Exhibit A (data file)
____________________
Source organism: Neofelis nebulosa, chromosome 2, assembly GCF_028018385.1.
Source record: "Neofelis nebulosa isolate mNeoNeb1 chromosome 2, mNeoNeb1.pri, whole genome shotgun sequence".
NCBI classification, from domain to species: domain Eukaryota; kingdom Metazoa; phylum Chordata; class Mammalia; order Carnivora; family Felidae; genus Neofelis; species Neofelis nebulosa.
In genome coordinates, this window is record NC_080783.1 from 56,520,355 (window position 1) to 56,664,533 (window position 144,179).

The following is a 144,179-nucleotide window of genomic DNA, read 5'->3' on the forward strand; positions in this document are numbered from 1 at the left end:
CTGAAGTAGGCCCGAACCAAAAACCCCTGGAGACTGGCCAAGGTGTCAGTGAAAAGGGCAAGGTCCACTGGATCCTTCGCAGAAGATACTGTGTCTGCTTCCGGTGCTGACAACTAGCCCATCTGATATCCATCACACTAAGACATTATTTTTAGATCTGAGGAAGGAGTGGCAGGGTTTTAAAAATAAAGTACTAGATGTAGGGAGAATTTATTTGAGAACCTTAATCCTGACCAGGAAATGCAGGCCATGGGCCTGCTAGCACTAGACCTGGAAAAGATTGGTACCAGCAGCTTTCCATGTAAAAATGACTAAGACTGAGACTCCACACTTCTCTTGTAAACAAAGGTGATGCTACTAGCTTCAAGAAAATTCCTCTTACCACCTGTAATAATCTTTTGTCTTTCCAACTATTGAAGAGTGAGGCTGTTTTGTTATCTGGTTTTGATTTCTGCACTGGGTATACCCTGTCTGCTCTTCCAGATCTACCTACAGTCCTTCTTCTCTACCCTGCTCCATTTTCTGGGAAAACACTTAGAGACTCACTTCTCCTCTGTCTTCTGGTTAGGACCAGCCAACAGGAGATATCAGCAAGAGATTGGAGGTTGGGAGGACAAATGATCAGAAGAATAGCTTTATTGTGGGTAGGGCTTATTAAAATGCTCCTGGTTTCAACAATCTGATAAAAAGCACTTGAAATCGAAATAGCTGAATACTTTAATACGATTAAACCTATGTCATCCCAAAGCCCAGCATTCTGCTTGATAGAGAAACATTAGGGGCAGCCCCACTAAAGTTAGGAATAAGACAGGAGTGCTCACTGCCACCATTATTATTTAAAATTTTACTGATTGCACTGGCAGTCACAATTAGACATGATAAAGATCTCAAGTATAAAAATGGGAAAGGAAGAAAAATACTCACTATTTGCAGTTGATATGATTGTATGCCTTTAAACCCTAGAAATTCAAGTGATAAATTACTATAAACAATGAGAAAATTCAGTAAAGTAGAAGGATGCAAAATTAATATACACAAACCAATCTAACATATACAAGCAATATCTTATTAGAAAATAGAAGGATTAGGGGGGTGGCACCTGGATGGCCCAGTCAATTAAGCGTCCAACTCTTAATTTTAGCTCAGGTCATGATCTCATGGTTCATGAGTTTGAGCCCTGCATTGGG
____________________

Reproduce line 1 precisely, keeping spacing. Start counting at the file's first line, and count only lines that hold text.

Source organism: Neofelis nebulosa, chromosome 2, assembly GCF_028018385.1.